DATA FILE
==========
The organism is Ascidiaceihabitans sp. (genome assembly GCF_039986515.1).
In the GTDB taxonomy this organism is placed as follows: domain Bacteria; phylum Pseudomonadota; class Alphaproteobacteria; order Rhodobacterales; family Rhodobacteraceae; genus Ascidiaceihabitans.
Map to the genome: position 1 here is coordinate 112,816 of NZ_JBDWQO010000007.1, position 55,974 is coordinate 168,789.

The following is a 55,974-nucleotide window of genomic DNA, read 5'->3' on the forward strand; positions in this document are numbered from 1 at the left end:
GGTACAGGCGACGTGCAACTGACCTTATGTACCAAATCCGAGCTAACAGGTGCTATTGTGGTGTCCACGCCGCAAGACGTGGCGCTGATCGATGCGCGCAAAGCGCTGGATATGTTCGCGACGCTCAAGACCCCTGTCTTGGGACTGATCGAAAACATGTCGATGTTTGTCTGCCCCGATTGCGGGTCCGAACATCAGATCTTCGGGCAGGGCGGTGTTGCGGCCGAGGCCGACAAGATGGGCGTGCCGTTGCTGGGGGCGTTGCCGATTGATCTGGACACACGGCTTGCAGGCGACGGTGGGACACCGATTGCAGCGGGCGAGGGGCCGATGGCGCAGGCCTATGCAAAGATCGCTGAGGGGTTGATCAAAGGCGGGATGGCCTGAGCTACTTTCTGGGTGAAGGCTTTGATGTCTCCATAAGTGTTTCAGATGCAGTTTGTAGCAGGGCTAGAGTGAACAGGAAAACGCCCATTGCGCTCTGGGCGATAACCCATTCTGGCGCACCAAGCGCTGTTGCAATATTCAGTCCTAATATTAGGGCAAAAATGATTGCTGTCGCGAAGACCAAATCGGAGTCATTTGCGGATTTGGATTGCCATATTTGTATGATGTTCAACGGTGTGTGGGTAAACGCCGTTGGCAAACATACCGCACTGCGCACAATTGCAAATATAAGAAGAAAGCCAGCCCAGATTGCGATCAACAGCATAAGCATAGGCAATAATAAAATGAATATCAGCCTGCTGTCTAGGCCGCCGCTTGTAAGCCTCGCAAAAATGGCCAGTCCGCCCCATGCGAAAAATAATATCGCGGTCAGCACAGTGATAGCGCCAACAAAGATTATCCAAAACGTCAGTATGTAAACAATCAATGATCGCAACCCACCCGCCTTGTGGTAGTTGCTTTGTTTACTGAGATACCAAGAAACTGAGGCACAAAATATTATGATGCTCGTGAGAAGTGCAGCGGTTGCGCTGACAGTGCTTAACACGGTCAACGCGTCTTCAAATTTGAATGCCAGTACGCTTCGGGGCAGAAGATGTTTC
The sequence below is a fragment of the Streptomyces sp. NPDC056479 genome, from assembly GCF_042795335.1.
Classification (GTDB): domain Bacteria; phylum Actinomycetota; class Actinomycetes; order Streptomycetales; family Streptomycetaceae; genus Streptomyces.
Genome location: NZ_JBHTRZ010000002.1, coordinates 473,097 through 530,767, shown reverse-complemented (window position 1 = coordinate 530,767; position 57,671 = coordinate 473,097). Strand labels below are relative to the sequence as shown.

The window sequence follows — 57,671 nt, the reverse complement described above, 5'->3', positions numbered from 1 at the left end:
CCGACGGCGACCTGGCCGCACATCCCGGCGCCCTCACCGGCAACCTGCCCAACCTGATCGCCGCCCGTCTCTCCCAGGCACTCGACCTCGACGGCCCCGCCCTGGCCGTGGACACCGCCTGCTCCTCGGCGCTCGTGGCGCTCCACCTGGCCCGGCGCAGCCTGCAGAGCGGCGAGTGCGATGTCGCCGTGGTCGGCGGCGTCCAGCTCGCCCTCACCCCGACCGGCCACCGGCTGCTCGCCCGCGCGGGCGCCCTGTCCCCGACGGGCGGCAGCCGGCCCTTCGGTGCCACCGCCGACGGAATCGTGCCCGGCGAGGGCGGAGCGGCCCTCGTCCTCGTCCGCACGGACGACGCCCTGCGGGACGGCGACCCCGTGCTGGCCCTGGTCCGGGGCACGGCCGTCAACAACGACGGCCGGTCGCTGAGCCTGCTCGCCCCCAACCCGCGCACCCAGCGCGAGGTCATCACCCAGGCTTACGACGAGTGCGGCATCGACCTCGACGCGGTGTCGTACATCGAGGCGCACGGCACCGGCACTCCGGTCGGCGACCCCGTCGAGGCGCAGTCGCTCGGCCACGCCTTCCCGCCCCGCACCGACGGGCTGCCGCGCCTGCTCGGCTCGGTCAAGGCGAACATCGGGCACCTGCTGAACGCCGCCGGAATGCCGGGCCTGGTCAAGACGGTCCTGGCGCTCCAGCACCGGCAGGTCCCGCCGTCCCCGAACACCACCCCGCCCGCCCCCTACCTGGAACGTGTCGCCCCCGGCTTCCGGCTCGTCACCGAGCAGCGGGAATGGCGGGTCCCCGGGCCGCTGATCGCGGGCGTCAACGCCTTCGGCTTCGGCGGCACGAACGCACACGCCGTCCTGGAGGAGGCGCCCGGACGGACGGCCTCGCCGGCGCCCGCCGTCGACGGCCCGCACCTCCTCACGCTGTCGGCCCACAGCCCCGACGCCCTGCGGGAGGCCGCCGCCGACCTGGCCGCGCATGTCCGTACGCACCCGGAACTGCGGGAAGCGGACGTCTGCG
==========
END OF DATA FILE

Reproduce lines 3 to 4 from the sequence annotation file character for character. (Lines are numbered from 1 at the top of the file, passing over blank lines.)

Map to the genome: position 1 here is coordinate 112,816 of NZ_JBDWQO010000007.1, position 55,974 is coordinate 168,789.

The following is a 55,974-nucleotide window of genomic DNA, read 5'->3' on the forward strand; positions in this document are numbered from 1 at the left end: